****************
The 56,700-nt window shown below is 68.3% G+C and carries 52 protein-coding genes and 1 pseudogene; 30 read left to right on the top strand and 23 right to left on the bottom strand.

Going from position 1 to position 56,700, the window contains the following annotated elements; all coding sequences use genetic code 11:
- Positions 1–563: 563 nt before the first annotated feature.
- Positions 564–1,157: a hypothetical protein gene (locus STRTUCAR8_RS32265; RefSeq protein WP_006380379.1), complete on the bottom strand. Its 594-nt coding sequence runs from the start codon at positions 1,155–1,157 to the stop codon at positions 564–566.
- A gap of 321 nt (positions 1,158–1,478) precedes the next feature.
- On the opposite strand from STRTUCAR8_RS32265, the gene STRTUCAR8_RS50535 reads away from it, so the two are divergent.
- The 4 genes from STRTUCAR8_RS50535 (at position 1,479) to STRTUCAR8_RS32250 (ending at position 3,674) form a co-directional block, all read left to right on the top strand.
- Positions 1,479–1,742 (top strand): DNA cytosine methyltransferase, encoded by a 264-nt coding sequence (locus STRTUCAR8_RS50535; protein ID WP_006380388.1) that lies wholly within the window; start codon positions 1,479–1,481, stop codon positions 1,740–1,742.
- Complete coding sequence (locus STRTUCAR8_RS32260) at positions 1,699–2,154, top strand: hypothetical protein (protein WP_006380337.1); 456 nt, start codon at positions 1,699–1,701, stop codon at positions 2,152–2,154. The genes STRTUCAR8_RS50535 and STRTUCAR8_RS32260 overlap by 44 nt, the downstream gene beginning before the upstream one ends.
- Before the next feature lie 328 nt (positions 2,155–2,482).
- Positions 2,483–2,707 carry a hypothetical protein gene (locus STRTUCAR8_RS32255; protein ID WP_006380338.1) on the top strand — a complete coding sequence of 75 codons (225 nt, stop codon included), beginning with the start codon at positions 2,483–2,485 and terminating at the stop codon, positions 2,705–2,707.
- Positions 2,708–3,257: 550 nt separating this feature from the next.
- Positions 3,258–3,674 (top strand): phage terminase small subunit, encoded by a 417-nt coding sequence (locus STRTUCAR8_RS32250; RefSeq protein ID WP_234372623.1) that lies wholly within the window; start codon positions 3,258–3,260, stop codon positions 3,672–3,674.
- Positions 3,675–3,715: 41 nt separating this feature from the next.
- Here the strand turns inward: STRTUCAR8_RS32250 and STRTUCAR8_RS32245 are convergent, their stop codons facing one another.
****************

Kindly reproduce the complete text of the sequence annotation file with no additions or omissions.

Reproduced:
The 56,700-nt window shown below is 68.3% G+C and carries 52 protein-coding genes and 1 pseudogene; 30 read left to right on the top strand and 23 right to left on the bottom strand.

Going from position 1 to position 56,700, the window contains the following annotated elements; all coding sequences use genetic code 11:
- Positions 1–563: 563 nt before the first annotated feature.
- Positions 564–1,157: a hypothetical protein gene (locus STRTUCAR8_RS32265; RefSeq protein WP_006380379.1), complete on the bottom strand. Its 594-nt coding sequence runs from the start codon at positions 1,155–1,157 to the stop codon at positions 564–566.
- A gap of 321 nt (positions 1,158–1,478) precedes the next feature.
- On the opposite strand from STRTUCAR8_RS32265, the gene STRTUCAR8_RS50535 reads away from it, so the two are divergent.
- The 4 genes from STRTUCAR8_RS50535 (at position 1,479) to STRTUCAR8_RS32250 (ending at position 3,674) form a co-directional block, all read left to right on the top strand.
- Positions 1,479–1,742 (top strand): DNA cytosine methyltransferase, encoded by a 264-nt coding sequence (locus STRTUCAR8_RS50535; protein ID WP_006380388.1) that lies wholly within the window; start codon positions 1,479–1,481, stop codon positions 1,740–1,742.
- Complete coding sequence (locus STRTUCAR8_RS32260) at positions 1,699–2,154, top strand: hypothetical protein (protein WP_006380337.1); 456 nt, start codon at positions 1,699–1,701, stop codon at positions 2,152–2,154. The genes STRTUCAR8_RS50535 and STRTUCAR8_RS32260 overlap by 44 nt, the downstream gene beginning before the upstream one ends.
- Before the next feature lie 328 nt (positions 2,155–2,482).
- Positions 2,483–2,707 carry a hypothetical protein gene (locus STRTUCAR8_RS32255; protein ID WP_006380338.1) on the top strand — a complete coding sequence of 75 codons (225 nt, stop codon included), beginning with the start codon at positions 2,483–2,485 and terminating at the stop codon, positions 2,705–2,707.
- Positions 2,708–3,257: 550 nt separating this feature from the next.
- Positions 3,258–3,674 (top strand): phage terminase small subunit, encoded by a 417-nt coding sequence (locus STRTUCAR8_RS32250; RefSeq protein ID WP_234372623.1) that lies wholly within the window; start codon positions 3,258–3,260, stop codon positions 3,672–3,674.
- Positions 3,675–3,715: 41 nt separating this feature from the next.
- Here the strand turns inward: STRTUCAR8_RS32250 and STRTUCAR8_RS32245 are convergent, their stop codons facing one another.